Finally, it has arrived…
Being a part of the artistic planning at any orchestra means thinking several seasons ahead. But even once the final details go public, there’s usually another 5 months before the new season begins. Now, at last, our endless planning becomes a reality!
For our opening weekend, we welcome two Milwaukee favorites: our own concertmaster Frank Almond, and Maestro Gilbert Varga. (Music Director Edo de Waart returns next week for Mahler’s Fourth Symphony!)
But the real star of the show will be Felix Mendelssohn and his two most popular works – the Violin Concerto and the “Italian” Symphony. At first glance, this programming might not seem bold, but ask most orchestra musicians about starting a season (after three months off) with Mendelssohn and you will probably get a wince or a laugh. That’s because playing Mendelssohn at the highest level is terrifying. Underneath every beautiful tune that he wrote is an incredibly delicate and transparent texture full of relentless rhythmic energy. Here’s my crazy metaphor for the week: imagine an energetic puppy that is barking and running around in circles. Now you pick up and hold onto this squirming puppy. You can’t hold on too hard because you don’t want to hurt it, but you can’t drop it on the ground either. Flipping back to our task at hand: the charming puppy is Mendelssohn’s beautiful melodies, its wild energy is the accompaniment to that melody, and the hands trying to delicately contain all of this is the poor orchestra and conductor. That is why it takes not only incredible musicianship, but also a cool head to bring life to Mendelssohn’s music. Maestro Varga is truly an inspiration to me in the way that he has navigated the repertoire this week, with a keen eye towards detail and the patience to piece together the textures in these works. And the musicians of the MSO have blown me away with their own attention to detail and throwing themselves at these ferociously difficult pieces.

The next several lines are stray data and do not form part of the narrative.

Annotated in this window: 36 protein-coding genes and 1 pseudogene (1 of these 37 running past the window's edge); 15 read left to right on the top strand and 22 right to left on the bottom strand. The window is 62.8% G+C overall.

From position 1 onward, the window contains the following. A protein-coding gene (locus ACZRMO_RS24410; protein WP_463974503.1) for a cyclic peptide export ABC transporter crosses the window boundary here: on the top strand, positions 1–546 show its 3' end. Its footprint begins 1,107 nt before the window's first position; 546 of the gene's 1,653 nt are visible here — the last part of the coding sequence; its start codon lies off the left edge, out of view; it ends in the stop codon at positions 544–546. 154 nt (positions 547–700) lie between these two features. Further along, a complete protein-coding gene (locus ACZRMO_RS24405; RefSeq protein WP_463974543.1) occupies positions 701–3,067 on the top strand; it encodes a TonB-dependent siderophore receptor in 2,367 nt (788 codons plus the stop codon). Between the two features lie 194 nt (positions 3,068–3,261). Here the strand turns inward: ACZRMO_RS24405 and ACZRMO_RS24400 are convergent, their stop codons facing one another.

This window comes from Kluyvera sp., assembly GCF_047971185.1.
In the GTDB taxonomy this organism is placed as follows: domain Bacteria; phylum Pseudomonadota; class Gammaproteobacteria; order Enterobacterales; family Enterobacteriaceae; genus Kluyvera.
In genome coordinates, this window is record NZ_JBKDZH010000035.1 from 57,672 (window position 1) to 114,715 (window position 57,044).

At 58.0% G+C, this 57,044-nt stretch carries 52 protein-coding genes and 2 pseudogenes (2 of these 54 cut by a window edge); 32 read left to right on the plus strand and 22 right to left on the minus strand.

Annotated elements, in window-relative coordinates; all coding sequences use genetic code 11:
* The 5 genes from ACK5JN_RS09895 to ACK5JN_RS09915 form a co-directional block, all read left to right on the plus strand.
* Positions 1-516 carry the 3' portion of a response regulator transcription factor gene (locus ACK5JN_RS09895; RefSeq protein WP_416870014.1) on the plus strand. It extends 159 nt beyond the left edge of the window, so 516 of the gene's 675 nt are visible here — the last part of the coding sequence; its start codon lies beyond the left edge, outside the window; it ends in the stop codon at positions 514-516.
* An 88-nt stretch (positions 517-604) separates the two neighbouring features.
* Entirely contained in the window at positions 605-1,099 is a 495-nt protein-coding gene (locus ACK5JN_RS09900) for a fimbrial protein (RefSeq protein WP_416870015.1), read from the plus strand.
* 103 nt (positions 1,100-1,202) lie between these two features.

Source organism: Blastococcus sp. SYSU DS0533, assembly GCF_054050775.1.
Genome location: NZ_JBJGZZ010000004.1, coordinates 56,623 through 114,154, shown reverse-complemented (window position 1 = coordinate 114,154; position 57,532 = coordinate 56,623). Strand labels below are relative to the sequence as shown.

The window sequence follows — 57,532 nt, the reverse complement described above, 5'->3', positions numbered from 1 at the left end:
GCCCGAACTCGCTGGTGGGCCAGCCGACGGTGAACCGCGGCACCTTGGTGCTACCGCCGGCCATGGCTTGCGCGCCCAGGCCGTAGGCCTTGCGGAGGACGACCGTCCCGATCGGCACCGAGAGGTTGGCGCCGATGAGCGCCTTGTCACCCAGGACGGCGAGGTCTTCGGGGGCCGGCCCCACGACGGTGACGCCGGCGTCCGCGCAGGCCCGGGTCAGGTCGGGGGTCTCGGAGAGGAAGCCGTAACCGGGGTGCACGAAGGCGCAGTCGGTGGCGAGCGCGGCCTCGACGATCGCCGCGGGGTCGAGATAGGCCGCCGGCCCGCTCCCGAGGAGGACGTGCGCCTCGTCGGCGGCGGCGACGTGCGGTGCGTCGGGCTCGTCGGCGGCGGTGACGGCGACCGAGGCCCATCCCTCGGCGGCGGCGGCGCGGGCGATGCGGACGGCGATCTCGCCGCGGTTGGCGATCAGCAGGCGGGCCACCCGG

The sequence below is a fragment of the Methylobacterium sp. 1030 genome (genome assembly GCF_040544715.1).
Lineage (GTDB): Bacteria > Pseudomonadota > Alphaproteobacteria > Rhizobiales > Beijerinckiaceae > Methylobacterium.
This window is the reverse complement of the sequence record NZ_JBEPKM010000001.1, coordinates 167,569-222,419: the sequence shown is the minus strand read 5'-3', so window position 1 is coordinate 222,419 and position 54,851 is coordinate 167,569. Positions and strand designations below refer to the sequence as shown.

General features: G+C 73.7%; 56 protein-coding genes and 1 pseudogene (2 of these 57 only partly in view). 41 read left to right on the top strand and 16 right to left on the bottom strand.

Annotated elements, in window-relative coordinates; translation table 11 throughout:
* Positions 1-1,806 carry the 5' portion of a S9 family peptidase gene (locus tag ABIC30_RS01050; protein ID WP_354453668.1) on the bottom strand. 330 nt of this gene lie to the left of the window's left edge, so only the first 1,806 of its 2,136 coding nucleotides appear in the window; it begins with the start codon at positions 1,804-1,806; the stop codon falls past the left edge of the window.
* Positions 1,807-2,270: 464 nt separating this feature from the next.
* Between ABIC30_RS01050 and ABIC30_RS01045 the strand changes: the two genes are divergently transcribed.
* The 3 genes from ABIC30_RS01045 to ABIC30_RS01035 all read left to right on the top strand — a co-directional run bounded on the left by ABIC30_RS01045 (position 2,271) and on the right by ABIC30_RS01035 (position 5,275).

Let me get back to my puppy metaphor and give you a couple examples. The first is from the opening of the violin concerto – the solo violin enters almost immediately with a beautiful, soaring melody that is the essence of romanticism. When you hear this, pay attention to the violins behind Frank: with rapidly fluctuating figuration, they provide the sense of urgency that gives the opening its unique feel. The second example is from the opening of the symphony. Again, right off the bat, you will hear the violins play together another catchy Mendelssohn tune. In this case, pay attention to the wind players who are frantically trying to fit in a million repeated staccato (short) notes underneath the violins.
The difficulty for the conductor is to hear both elements simultaneously to be able to help the orchestra fit them together. I remember many conducting lessons where first I would get scolded for not listening to the fast notes and then two seconds later for not shaping the melody. But when it all comes together as it has this week, it is thrilling!
As an extra perk this week, we have brought in a special speaker for our pre-concert talks. Larry Todd is one of the great Mendelssohn scholars, author of the definitive Mendelssohn biography, and recipient of music awards from around the world. Because of the occasion, please note that our pre-concert talks will all take place in Uihlein Hall (not in the atrium) and will begin 15 minutes earlier than usual (10am tomorrow, 6:45 on Saturday, 1:15 on Sunday). Hope to see you there!